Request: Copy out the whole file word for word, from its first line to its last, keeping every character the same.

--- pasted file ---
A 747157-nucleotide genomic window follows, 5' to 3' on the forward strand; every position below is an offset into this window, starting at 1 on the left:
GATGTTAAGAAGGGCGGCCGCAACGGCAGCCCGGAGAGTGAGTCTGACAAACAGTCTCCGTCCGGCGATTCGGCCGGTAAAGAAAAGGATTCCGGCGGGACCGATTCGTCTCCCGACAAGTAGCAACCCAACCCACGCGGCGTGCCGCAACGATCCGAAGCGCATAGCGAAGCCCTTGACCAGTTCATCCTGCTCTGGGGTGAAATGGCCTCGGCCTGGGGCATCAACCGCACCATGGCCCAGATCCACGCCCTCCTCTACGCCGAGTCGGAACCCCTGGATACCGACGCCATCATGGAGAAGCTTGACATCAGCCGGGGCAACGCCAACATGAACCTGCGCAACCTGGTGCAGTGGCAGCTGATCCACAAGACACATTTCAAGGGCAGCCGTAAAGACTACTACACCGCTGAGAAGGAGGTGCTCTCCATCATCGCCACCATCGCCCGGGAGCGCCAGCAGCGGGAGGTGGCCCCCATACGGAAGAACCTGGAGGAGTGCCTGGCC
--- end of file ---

A 747157-nucleotide genomic window follows, 5' to 3' on the forward strand; every position below is an offset into this window, starting at 1 on the left:
GATGTTAAGAAGGGCGGCCGCAACGGCAGCCCGGAGAGTGAGTCTGACAAACAGTCTCCGTCCGGCGATTCGGCCGGTAAAGAAAAGGATTCCGGCGGGACCGATTCGTCTCCCGACAAGTAGCAACCCAACCCACGCGGCGTGCCGCAACGATCCGAAGCGCATAGCGAAGCCCTTGACCAGTTCATCCTGCTCTGGGGTGAAATGGCCTCGGCCTGGGGCATCAACCGCACCATGGCCCAGATCCACGCCCTCCTCTACGCCGAGTCGGAACCCCTGGATACCGACGCCATCATGGAGAAGCTTGACATCAGCCGGGGCAACGCCAACATGAACCTGCGCAACCTGGTGCAGTGGCAGCTGATCCACAAGACACATTTCAAGGGCAGCCGTAAAGACTACTACACCGCTGAGAAGGAGGTGCTCTCCATCATCGCCACCATCGCCCGGGAGCGCCAGCAGCGGGAGGTGGCCCCCATACGGAAGAACCTGGAGGAGTGCCTGGCC